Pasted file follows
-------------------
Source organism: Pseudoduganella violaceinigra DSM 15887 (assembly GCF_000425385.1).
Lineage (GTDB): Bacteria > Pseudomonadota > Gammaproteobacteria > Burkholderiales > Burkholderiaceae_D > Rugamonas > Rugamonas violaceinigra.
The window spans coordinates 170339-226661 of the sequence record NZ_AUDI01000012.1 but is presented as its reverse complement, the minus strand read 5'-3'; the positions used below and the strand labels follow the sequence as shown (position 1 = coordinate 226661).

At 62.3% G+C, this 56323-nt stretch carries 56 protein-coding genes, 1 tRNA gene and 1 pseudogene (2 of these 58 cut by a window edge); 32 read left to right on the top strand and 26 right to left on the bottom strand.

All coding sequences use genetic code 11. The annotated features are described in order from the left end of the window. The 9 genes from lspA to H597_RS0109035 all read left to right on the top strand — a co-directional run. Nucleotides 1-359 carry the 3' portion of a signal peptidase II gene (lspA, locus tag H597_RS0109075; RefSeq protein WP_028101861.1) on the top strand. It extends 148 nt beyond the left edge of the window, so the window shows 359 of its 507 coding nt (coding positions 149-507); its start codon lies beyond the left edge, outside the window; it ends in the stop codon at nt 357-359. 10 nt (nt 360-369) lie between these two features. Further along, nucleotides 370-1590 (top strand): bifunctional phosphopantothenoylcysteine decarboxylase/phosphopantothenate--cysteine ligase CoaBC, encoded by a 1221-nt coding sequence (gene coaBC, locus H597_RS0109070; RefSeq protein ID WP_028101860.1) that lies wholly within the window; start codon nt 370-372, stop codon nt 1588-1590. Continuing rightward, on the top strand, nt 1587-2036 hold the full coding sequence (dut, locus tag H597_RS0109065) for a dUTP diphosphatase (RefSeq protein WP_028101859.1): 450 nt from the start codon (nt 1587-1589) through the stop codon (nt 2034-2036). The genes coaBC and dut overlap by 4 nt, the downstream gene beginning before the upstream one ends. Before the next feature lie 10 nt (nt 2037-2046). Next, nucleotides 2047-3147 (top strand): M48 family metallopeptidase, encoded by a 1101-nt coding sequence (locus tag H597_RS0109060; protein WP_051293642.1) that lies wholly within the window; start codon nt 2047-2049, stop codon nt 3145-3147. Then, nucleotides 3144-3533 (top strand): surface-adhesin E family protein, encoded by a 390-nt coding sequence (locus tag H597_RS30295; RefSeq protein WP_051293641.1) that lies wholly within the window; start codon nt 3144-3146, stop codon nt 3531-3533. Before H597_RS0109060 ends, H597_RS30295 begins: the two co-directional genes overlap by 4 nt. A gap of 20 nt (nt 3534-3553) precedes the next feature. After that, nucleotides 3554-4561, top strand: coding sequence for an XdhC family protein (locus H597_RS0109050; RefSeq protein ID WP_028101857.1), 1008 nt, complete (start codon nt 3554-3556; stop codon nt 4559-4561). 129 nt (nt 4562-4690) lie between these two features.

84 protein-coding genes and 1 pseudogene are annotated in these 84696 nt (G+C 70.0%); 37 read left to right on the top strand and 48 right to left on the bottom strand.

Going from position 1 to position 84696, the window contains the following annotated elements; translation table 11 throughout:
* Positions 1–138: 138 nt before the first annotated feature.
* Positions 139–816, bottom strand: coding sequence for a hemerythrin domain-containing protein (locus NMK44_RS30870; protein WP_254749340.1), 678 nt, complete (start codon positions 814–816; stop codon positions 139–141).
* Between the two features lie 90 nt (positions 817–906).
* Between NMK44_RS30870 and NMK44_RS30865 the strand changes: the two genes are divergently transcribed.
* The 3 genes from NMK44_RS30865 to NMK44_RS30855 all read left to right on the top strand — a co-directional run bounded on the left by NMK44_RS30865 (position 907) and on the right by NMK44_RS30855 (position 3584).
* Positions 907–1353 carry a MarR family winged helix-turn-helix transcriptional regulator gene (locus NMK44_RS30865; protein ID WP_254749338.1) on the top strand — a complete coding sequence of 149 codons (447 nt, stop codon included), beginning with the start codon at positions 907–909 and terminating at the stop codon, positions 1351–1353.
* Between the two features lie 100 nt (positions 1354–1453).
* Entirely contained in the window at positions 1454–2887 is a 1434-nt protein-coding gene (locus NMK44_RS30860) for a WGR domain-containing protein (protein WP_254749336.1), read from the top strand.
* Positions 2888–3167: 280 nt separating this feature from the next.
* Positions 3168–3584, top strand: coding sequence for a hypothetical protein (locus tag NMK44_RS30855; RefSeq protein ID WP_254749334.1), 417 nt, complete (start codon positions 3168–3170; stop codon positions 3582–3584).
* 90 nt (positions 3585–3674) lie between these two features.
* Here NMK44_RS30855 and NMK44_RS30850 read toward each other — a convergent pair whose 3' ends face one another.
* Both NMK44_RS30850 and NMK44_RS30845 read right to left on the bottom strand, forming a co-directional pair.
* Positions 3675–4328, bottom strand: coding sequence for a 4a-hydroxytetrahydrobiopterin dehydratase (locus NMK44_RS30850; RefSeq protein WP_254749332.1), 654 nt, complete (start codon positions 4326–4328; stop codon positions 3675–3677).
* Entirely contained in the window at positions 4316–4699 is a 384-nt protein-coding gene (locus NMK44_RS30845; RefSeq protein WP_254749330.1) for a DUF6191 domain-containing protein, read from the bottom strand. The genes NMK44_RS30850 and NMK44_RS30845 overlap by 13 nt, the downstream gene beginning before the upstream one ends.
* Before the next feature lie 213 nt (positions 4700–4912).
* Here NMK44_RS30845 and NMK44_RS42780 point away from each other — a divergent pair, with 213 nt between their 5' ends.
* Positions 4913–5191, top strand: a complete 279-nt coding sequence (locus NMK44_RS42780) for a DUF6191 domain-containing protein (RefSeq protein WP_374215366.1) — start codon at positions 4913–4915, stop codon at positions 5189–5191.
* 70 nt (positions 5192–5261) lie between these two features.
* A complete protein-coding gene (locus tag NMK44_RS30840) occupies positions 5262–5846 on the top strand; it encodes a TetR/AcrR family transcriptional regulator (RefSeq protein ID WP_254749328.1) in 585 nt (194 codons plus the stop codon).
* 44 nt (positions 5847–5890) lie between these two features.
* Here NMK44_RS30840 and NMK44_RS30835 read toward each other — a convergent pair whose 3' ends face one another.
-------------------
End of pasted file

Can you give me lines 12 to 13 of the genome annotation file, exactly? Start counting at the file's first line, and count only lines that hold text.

* The 3 genes from NMK44_RS30865 to NMK44_RS30855 all read left to right on the top strand — a co-directional run bounded on the left by NMK44_RS30865 (position 907) and on the right by NMK44_RS30855 (position 3584).
* Positions 907–1353 carry a MarR family winged helix-turn-helix transcriptional regulator gene (locus NMK44_RS30865; protein ID WP_254749338.1) on the top strand — a complete coding sequence of 149 codons (447 nt, stop codon included), beginning with the start codon at positions 907–909 and terminating at the stop codon, positions 1351–1353.